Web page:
Gandalf’s Garden


Gandalf’s Garden was a mystical community which flourished at the end of the 1960s as part of the London hippie-underground movement, and ran a shop and a magazine of the same name. It emphasised the mystical interests of the period, and advocated meditation and psychedelics in contrast to hard drugs. Muz Murray was prominent and editor of the magazine, and is now a world-travelling Mantra Master.The shop was based in World’s End, at what was then the unfashionable end of Chelsea and a fair walk from Sloane Square tube station, passing the Chelsea Drug Store (where the record shop scene from A Clockwork Orange was filmed) and across the road from a clothes shop named ‘Granny Takes a Trip‘, distinguished by the mini car protruding from its first floor level. Gandalf’s Garden was directly opposite the World’s End pub. The shop promoted a peaceful ‘vibe’ and large cushions were provided on the floor for customers to ‘hang out’ and drink honey-flavoured exotic teas. The basement provided not only a toilet but also an area for a ‘shrineroom’ where homeless street people crashed during the day and spiritual meetings were held every evening. It was the first popular centre to invite teachers, gurus, monks, researchers, etc., from every spiritual tradition and practice and gained worldwide recognition. Gandalf’s Garden was dispersed in 1971 into various Gandalf’s Garden Seed Centers in different parts of Britain, e.g., Edinburgh and York, holding weekly meetings of short meditation and discussion, and often speakers invited from the list of address of Muz Murray’s main contacts near each Seed Center’s location. The magazine emerged in 1968 and ran to 6 issues. It was part of the then-current Underground press (although they preferred to be called ‘Overground’) as an alternative to the International Times and, particularly, OZ in departing from conventional black and white pages. In contrast to the psychedelic mayhem of many issues of OZ, Gandalf’s Garden magazine was lyrical in choice of, for example, peach, light blue or pastel pink sheets with burgundy type, the colours rotating through the magazine. …”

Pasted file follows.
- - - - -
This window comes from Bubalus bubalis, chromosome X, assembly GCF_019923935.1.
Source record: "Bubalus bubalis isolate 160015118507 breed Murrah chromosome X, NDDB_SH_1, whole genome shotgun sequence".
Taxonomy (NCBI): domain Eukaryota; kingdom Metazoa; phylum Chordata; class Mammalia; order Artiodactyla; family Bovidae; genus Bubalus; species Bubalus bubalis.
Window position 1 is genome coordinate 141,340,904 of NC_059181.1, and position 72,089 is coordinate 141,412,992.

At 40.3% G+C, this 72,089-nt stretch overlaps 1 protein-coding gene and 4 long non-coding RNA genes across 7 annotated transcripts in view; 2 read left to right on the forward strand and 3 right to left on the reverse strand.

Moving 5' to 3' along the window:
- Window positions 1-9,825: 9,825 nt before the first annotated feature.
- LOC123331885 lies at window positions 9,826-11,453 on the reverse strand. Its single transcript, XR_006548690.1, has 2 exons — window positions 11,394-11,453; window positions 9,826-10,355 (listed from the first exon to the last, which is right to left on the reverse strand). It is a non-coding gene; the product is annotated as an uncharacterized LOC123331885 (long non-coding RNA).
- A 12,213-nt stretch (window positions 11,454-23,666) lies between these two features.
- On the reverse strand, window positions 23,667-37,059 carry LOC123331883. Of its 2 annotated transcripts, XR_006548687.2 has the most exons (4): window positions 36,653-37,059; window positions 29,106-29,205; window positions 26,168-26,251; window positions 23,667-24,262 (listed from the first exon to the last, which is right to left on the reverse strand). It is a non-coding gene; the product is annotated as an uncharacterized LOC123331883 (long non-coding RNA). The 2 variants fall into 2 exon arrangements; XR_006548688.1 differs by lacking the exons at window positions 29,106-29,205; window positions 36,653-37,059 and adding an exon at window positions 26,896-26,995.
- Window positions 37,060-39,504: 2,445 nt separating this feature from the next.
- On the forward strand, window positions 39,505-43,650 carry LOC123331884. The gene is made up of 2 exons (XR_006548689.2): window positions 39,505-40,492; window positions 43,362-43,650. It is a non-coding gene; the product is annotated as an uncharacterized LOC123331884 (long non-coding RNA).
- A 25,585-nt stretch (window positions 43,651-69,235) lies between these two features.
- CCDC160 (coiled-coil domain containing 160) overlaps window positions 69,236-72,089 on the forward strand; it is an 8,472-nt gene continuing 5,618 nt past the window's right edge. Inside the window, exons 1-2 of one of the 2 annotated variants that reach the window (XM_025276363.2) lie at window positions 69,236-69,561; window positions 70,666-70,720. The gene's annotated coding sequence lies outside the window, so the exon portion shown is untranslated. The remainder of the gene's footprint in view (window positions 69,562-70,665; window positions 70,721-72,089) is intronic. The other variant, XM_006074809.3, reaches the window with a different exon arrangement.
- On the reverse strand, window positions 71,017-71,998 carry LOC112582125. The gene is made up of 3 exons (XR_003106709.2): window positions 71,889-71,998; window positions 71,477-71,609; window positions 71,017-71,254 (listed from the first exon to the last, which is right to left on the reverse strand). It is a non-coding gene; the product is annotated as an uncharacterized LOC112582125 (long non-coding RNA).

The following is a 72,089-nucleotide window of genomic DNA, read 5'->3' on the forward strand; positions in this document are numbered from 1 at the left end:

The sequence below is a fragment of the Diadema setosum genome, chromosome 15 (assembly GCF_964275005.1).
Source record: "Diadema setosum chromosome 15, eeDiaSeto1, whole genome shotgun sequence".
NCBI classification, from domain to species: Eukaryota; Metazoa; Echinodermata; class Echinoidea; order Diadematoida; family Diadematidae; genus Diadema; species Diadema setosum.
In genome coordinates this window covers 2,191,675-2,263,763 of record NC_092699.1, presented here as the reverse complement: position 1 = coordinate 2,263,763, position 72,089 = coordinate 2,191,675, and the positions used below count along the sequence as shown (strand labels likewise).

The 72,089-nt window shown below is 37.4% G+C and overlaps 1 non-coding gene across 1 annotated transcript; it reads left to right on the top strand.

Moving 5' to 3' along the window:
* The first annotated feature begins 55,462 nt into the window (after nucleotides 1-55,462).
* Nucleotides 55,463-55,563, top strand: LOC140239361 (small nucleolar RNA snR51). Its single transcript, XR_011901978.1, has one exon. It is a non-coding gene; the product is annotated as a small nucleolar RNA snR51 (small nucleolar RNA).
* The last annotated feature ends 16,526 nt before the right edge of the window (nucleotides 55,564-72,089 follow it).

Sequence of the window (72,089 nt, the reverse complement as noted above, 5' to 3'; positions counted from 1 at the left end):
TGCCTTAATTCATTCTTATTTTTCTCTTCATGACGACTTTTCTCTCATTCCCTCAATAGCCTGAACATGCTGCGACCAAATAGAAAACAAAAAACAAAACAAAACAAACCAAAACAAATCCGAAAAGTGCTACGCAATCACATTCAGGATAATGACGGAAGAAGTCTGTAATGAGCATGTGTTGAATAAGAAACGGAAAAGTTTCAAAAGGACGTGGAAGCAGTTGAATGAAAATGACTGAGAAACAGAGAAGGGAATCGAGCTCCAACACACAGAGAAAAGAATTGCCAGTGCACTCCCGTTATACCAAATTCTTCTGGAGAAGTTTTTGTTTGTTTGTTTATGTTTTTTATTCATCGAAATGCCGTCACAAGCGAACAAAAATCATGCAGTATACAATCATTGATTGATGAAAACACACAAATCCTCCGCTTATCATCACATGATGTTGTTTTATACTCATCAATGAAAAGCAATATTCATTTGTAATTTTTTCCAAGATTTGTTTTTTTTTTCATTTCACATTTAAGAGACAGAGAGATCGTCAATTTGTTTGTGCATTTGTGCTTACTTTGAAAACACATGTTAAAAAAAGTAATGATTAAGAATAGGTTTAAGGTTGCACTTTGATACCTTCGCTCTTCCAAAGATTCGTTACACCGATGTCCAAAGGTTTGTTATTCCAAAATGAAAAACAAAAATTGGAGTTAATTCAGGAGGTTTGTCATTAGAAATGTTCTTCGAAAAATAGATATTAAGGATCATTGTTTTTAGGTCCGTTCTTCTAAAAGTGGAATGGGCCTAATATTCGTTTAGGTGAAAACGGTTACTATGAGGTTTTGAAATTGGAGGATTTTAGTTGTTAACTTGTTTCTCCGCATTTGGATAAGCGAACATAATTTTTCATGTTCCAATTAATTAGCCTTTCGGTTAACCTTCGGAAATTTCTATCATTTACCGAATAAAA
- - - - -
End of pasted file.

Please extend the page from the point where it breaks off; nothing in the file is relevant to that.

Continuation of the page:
Wikipedia
Gandalf’s Garden, Circa 1969 – 1972
Gandalf’s Garden Magazine
Gandalf’s Garden – the Pardoes

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